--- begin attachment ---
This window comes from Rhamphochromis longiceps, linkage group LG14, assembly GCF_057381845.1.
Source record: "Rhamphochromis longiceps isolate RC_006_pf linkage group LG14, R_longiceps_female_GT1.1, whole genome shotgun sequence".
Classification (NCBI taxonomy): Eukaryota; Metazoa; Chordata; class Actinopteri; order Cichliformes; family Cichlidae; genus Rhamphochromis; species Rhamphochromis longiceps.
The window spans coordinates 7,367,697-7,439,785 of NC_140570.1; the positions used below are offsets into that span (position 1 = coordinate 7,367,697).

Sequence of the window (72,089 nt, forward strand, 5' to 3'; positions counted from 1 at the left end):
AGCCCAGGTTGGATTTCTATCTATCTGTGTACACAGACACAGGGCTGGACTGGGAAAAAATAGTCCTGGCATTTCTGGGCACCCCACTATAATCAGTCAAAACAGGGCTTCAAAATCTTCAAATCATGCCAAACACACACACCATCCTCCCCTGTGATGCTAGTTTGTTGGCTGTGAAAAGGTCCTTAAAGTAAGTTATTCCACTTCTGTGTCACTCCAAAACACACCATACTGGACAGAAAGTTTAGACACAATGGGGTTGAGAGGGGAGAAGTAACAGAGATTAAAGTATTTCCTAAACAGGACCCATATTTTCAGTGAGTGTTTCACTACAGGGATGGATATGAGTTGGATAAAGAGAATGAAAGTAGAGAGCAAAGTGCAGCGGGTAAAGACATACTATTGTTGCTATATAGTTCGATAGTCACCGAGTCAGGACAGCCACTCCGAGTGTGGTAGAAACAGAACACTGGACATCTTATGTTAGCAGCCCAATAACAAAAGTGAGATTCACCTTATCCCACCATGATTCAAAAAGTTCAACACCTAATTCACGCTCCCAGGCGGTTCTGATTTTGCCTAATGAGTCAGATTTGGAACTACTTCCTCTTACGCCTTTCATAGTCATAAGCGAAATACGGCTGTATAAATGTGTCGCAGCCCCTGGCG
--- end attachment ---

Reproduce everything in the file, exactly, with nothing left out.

This window comes from Rhamphochromis longiceps, linkage group LG14, assembly GCF_057381845.1.
Source record: "Rhamphochromis longiceps isolate RC_006_pf linkage group LG14, R_longiceps_female_GT1.1, whole genome shotgun sequence".
Classification (NCBI taxonomy): Eukaryota; Metazoa; Chordata; class Actinopteri; order Cichliformes; family Cichlidae; genus Rhamphochromis; species Rhamphochromis longiceps.
The window spans coordinates 7,367,697-7,439,785 of NC_140570.1; the positions used below are offsets into that span (position 1 = coordinate 7,367,697).

Sequence of the window (72,089 nt, forward strand, 5' to 3'; positions counted from 1 at the left end):
AGCCCAGGTTGGATTTCTATCTATCTGTGTACACAGACACAGGGCTGGACTGGGAAAAAATAGTCCTGGCATTTCTGGGCACCCCACTATAATCAGTCAAAACAGGGCTTCAAAATCTTCAAATCATGCCAAACACACACACCATCCTCCCCTGTGATGCTAGTTTGTTGGCTGTGAAAAGGTCCTTAAAGTAAGTTATTCCACTTCTGTGTCACTCCAAAACACACCATACTGGACAGAAAGTTTAGACACAATGGGGTTGAGAGGGGAGAAGTAACAGAGATTAAAGTATTTCCTAAACAGGACCCATATTTTCAGTGAGTGTTTCACTACAGGGATGGATATGAGTTGGATAAAGAGAATGAAAGTAGAGAGCAAAGTGCAGCGGGTAAAGACATACTATTGTTGCTATATAGTTCGATAGTCACCGAGTCAGGACAGCCACTCCGAGTGTGGTAGAAACAGAACACTGGACATCTTATGTTAGCAGCCCAATAACAAAAGTGAGATTCACCTTATCCCACCATGATTCAAAAAGTTCAACACCTAATTCACGCTCCCAGGCGGTTCTGATTTTGCCTAATGAGTCAGATTTGGAACTACTTCCTCTTACGCCTTTCATAGTCATAAGCGAAATACGGCTGTATAAATGTGTCGCAGCCCCTGGCG